Its difficult to be an atheist in India. India requires hope. It requires you to have faith in that auto guy ,who is hell bent on killing you, to get you to your destination in one piece. You need to have some sort of a belief structure to ensure that you still believe that all those documents and money and time you had given at the RTO will eventually produce some tangible results. India will make you light those candles or break those coconuts or look up to the sky and murmur inshallah. Indian spirituality is a necessary part of negotiating your way through India.

I reached home. Sayeed helped me take my bags upto my flat. He declined my offer of tea. He had been called for another run.

Hugged my wife. Kissed the kids.

I am home.

I stood at the balcony holding the hot cup of tea which my wife had given to me. I stood among the potted organic farm she had managed to create in that small space. I watched the Bangalore sky line with her.

We stood in silence. It was a comfortable silence, the kind which envelopes you a second before you step into the ring.

I stepped into the ring.

I am home, Aarya. Finally. I feel a calmness.

Heard about your break up. Hold no animosity. Blame games are such emotional drainers. Get up and continue to be open. I am bad with advice and probably lame in my supposed sympathy ( I feel none). You must be laughing.

Love Tys

Dear Aarya ( 3 )

Dear Aarya,

Sorry that I havent been able to write to you sooner. I have no excuses. I was busy just imprinting everything. Seeing.

Indian Roads.

I had forgotten how mad the driving scene is in India. Having been spoiled rotten in the Sand City with its 6 lane roads , one way traffic and those voyeuristic cameras that flashes when you least expect it, I was not prepared for the utter chaos that goes down here as traffic.

I love it.

Last week , I stood by the corner of Madiwala, watching the road, while a bicycle repair guy brought to life my cycle that had been lying neglected in the building parking area. The seat had been stolen, and in the process, the perpetuater, possibly one of the kids in the building, had managed to break the back brake. I figured that I will repair the bike and give it to my son, who was celebrating his 9th birthday.

What can I say? I am a cheap father.

The shack that advertised its service as 'Bycycle Repare and Spair Parts', was a neat , clean, wooden cabin, the size of a porta toilet. Inside it hung various cycle parts like meat in a butchery.In the corner was a neat stack of tyres of various sizes. The mechanic worked outside, with his tools that were kept in an evidently organized mess, within a tin box. His other implements was a large plastic bowl with water in it, to check for punctures and a air filling set up.

I had explained to him , largely in mime, what I wanted done, since my language skills does not exceed beyond Malayalam and English; and that too is claiming too much. Since it doesnt take a high IQ to figure out what was wrong with the bike, the man set to his task with a focused intensity.

So while he worked , I watched the traffic.

India is a celebration of contrasts. It also exhibits a patience and tolerance on the roads that one finds rarely in the Sand City. There was a family of bulls in the intersection where 4 roads meet and is kept in control by a traffic light and a traffic cop, who was now more interested in how my cycle was coming along. Ramiyah, the traffic cop, in his white starched shirt and the customary walkie talkie was busy fining vehicles on a random basis, when he could tear himself away from the gripping scene of my cycle getting a seat.

The bulls lazed in the middle of the intersection, while the vehicles swerved around them to their destinations. There were buses filled with beautiful people, autorikshas carrying people and in some cases , things one normally does not see being carried in an auto. The one I saw had a man with building scaffolding in it. Obviously a painter, with his washed to oblivion shirt which in some past life had a color that was now a greyish shade. He was getting down with the tools of his trade, when the large metal scaffolding hit against a parked scooter , causing it to fall down.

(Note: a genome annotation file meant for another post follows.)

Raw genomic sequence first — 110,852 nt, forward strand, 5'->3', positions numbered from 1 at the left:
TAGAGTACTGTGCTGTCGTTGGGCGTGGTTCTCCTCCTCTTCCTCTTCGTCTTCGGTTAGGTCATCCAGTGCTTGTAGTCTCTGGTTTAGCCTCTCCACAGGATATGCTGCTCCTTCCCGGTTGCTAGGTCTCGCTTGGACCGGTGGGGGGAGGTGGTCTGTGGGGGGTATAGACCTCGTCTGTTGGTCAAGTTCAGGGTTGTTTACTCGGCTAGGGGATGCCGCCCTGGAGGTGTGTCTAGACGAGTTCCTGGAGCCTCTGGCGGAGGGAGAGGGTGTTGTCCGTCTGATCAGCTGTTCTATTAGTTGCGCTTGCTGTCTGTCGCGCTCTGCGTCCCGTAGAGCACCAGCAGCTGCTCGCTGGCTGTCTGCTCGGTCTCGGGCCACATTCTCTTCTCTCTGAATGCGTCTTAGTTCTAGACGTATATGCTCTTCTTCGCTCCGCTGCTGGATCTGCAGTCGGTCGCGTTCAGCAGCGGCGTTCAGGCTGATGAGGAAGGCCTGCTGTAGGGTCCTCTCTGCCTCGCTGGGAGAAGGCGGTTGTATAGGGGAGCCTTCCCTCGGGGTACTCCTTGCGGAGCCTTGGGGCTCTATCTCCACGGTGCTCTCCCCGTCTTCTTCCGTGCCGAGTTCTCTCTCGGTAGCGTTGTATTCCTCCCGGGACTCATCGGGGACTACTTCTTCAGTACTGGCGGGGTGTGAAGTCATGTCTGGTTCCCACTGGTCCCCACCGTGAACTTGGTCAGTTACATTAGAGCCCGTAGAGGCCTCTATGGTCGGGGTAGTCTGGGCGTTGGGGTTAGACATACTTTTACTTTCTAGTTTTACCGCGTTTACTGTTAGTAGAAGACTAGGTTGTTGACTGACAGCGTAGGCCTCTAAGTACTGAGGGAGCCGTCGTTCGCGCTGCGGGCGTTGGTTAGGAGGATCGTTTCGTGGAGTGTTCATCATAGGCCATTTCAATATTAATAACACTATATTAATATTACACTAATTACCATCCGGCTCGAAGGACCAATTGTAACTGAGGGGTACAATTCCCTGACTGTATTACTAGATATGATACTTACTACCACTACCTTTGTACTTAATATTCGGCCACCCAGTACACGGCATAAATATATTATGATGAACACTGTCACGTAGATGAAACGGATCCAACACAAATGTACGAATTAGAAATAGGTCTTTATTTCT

Ramiyah, was not amused. He said something in Kannada, which must have been directed at the painter's eyesight. The scooter owner, who was sitting at another shack,which seemed to be an eating joint, near the Cycle Repair shop, casually got up and righted his scooter with one hand, while holding onto his piece of dosa in the other. He then moved the scooter away from the parked auto so that the painter had enough space to unload. After which he went back to his seat by the shack and resumed his breakfast.

Ramiyah, by now had realized that the battery of his walkie talkie needed to be recharged and handed it to the cycle repair guy, who took it and plugged it into a socket somewhere inside that small cabin.

Horn seems to be the most integral part of a vehicle on the Indian roads. I probably must have heard more horns in the 1.5 hours of drive from the airport to my apartment, than the 15 years I had spend in the Sand City. In India, the vehicles talk.

There seems to be a language of horns here. As I stood there and watched, I realized that it was not just a cacophony of noise, but a pattern of established sounds , much like the singing of the blue whales. They were communicating!

There are the short blasts which stood for , I am here.
There are the long ones, which stood for, I am behind you and I am in a hurry.
There are those medium blasts, which says, what the fuck!
Then there are those, continuous beep beep beep, while the vehicle weaves its way through traffic, much like the 'make way, make way' chants of the Tamil pilgrims to Sabrimala.

To integrate myself back to the Indian scene, I realized that, I needed to relearn the language of the Indian roads. I decided to join a driving school and get myself an Indian licence . Mainly I wanted to get over my fear of the perceived aggression of the Indian roads. This was brought home to me while I walked back to my apartment pushing my repaired cycle. I saw in front of me a gang of children, dressed in red checked shirts and kakhi shorts, with knapsacks on their backs, weaving their way through the onslaught of Indian traffic. They were all around 9 years old. I do not know if the traffic made way for them or they found a way through it. Either way, there is only one way to learn how to swim:

Be ready to get wet.

I will update you how that went. How are you? Enjoy the solitude that has fallen on your lap so unexpectedly. Seperations need not be lonely. You take care.